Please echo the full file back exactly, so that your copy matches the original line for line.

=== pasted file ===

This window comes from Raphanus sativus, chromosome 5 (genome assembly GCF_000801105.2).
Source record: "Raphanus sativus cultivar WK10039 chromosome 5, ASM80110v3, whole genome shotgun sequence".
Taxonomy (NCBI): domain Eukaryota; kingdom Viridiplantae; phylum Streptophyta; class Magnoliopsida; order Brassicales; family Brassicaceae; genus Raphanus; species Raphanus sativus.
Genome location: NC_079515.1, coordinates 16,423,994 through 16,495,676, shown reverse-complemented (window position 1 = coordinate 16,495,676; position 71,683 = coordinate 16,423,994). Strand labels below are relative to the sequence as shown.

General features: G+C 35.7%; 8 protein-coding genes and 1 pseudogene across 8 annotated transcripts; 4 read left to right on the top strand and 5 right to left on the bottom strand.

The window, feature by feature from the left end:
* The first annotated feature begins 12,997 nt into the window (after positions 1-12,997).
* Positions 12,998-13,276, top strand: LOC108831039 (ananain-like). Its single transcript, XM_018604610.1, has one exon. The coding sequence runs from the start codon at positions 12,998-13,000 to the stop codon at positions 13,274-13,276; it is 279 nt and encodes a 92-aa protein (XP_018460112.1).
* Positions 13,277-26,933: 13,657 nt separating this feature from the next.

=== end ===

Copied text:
This window comes from Raphanus sativus, chromosome 5 (genome assembly GCF_000801105.2).
Source record: "Raphanus sativus cultivar WK10039 chromosome 5, ASM80110v3, whole genome shotgun sequence".
Taxonomy (NCBI): domain Eukaryota; kingdom Viridiplantae; phylum Streptophyta; class Magnoliopsida; order Brassicales; family Brassicaceae; genus Raphanus; species Raphanus sativus.
Genome location: NC_079515.1, coordinates 16,423,994 through 16,495,676, shown reverse-complemented (window position 1 = coordinate 16,495,676; position 71,683 = coordinate 16,423,994). Strand labels below are relative to the sequence as shown.

General features: G+C 35.7%; 8 protein-coding genes and 1 pseudogene across 8 annotated transcripts; 4 read left to right on the top strand and 5 right to left on the bottom strand.

The window, feature by feature from the left end:
* The first annotated feature begins 12,997 nt into the window (after positions 1-12,997).
* Positions 12,998-13,276, top strand: LOC108831039 (ananain-like). Its single transcript, XM_018604610.1, has one exon. The coding sequence runs from the start codon at positions 12,998-13,000 to the stop codon at positions 13,274-13,276; it is 279 nt and encodes a 92-aa protein (XP_018460112.1).
* Positions 13,277-26,933: 13,657 nt separating this feature from the next.